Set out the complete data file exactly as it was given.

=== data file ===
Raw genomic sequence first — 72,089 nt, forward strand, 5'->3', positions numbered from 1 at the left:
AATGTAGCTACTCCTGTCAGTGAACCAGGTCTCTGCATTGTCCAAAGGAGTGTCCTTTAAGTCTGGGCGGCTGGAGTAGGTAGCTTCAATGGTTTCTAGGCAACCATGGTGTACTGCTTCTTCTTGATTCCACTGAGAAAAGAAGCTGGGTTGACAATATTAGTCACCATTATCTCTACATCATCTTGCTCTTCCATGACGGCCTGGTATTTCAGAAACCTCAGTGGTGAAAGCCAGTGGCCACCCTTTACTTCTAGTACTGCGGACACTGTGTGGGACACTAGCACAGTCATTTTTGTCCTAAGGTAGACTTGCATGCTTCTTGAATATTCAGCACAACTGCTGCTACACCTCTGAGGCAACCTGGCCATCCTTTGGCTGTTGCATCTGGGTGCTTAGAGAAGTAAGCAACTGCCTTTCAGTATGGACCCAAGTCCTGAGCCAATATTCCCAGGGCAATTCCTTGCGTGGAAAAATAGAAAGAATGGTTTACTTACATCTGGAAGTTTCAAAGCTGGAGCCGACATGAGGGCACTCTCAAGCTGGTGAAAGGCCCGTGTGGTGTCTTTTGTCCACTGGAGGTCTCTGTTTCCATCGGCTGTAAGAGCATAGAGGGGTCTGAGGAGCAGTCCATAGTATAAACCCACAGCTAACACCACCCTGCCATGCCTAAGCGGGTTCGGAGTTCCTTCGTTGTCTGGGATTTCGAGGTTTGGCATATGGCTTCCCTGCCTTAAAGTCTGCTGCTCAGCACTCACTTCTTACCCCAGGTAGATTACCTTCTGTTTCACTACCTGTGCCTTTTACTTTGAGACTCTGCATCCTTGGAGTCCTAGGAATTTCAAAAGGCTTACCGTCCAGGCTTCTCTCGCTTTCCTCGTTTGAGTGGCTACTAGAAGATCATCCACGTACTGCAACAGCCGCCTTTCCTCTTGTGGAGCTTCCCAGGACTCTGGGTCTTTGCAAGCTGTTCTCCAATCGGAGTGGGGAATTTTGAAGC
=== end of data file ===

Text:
Raw genomic sequence first — 72,089 nt, forward strand, 5'->3', positions numbered from 1 at the left:
AATGTAGCTACTCCTGTCAGTGAACCAGGTCTCTGCATTGTCCAAAGGAGTGTCCTTTAAGTCTGGGCGGCTGGAGTAGGTAGCTTCAATGGTTTCTAGGCAACCATGGTGTACTGCTTCTTCTTGATTCCACTGAGAAAAGAAGCTGGGTTGACAATATTAGTCACCATTATCTCTACATCATCTTGCTCTTCCATGACGGCCTGGTATTTCAGAAACCTCAGTGGTGAAAGCCAGTGGCCACCCTTTACTTCTAGTACTGCGGACACTGTGTGGGACACTAGCACAGTCATTTTTGTCCTAAGGTAGACTTGCATGCTTCTTGAATATTCAGCACAACTGCTGCTACACCTCTGAGGCAACCTGGCCATCCTTTGGCTGTTGCATCTGGGTGCTTAGAGAAGTAAGCAACTGCCTTTCAGTATGGACCCAAGTCCTGAGCCAATATTCCCAGGGCAATTCCTTGCGTGGAAAAATAGAAAGAATGGTTTACTTACATCTGGAAGTTTCAAAGCTGGAGCCGACATGAGGGCACTCTCAAGCTGGTGAAAGGCCCGTGTGGTGTCTTTTGTCCACTGGAGGTCTCTGTTTCCATCGGCTGTAAGAGCATAGAGGGGTCTGAGGAGCAGTCCATAGTATAAACCCACAGCTAACACCACCCTGCCATGCCTAAGCGGGTTCGGAGTTCCTTCGTTGTCTGGGATTTCGAGGTTTGGCATATGGCTTCCCTGCCTTAAAGTCTGCTGCTCAGCACTCACTTCTTACCCCAGGTAGATTACCTTCTGTTTCACTACCTGTGCCTTTTACTTTGAGACTCTGCATCCTTGGAGTCCTAGGAATTTCAAAAGGCTTACCGTCCAGGCTTCTCTCGCTTTCCTCGTTTGAGTGGCTACTAGAAGATCATCCACGTACTGCAACAGCCGCCTTTCCTCTTGTGGAGCTTCCCAGGACTCTGGGTCTTTGCAAGCTGTTCTCCAATCGGAGTGGGGAATTTTGAAGC